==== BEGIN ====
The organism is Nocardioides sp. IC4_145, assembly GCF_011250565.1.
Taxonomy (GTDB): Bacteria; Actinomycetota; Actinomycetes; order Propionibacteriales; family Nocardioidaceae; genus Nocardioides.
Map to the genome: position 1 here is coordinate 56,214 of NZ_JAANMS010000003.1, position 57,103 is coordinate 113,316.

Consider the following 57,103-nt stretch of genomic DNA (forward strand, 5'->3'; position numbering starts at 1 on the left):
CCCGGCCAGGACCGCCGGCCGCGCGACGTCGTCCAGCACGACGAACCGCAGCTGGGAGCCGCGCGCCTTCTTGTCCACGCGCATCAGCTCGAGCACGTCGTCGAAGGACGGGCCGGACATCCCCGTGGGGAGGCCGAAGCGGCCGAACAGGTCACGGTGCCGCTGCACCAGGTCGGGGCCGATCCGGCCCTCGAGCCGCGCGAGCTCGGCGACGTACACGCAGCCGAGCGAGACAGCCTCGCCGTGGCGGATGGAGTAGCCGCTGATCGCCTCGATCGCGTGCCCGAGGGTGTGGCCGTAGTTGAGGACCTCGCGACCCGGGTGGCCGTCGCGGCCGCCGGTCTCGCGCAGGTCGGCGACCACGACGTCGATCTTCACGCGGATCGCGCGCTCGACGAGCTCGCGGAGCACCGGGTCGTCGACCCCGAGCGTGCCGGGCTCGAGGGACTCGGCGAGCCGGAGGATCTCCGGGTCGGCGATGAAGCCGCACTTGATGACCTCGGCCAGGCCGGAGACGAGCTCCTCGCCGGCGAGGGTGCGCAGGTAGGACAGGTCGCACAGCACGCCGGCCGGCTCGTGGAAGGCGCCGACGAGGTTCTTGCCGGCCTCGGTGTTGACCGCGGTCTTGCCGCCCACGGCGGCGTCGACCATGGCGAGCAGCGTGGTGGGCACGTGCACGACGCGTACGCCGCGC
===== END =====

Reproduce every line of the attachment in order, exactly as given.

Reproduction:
The organism is Nocardioides sp. IC4_145, assembly GCF_011250565.1.
Taxonomy (GTDB): Bacteria; Actinomycetota; Actinomycetes; order Propionibacteriales; family Nocardioidaceae; genus Nocardioides.
Map to the genome: position 1 here is coordinate 56,214 of NZ_JAANMS010000003.1, position 57,103 is coordinate 113,316.

Consider the following 57,103-nt stretch of genomic DNA (forward strand, 5'->3'; position numbering starts at 1 on the left):
CCCGGCCAGGACCGCCGGCCGCGCGACGTCGTCCAGCACGACGAACCGCAGCTGGGAGCCGCGCGCCTTCTTGTCCACGCGCATCAGCTCGAGCACGTCGTCGAAGGACGGGCCGGACATCCCCGTGGGGAGGCCGAAGCGGCCGAACAGGTCACGGTGCCGCTGCACCAGGTCGGGGCCGATCCGGCCCTCGAGCCGCGCGAGCTCGGCGACGTACACGCAGCCGAGCGAGACAGCCTCGCCGTGGCGGATGGAGTAGCCGCTGATCGCCTCGATCGCGTGCCCGAGGGTGTGGCCGTAGTTGAGGACCTCGCGACCCGGGTGGCCGTCGCGGCCGCCGGTCTCGCGCAGGTCGGCGACCACGACGTCGATCTTCACGCGGATCGCGCGCTCGACGAGCTCGCGGAGCACCGGGTCGTCGACCCCGAGCGTGCCGGGCTCGAGGGACTCGGCGAGCCGGAGGATCTCCGGGTCGGCGATGAAGCCGCACTTGATGACCTCGGCCAGGCCGGAGACGAGCTCCTCGCCGGCGAGGGTGCGCAGGTAGGACAGGTCGCACAGCACGCCGGCCGGCTCGTGGAAGGCGCCGACGAGGTTCTTGCCGGCCTCGGTGTTGACCGCGGTCTTGCCGCCCACGGCGGCGTCGACCATGGCGAGCAGCGTGGTGGGCACGTGCACGACGCGTACGCCGCGC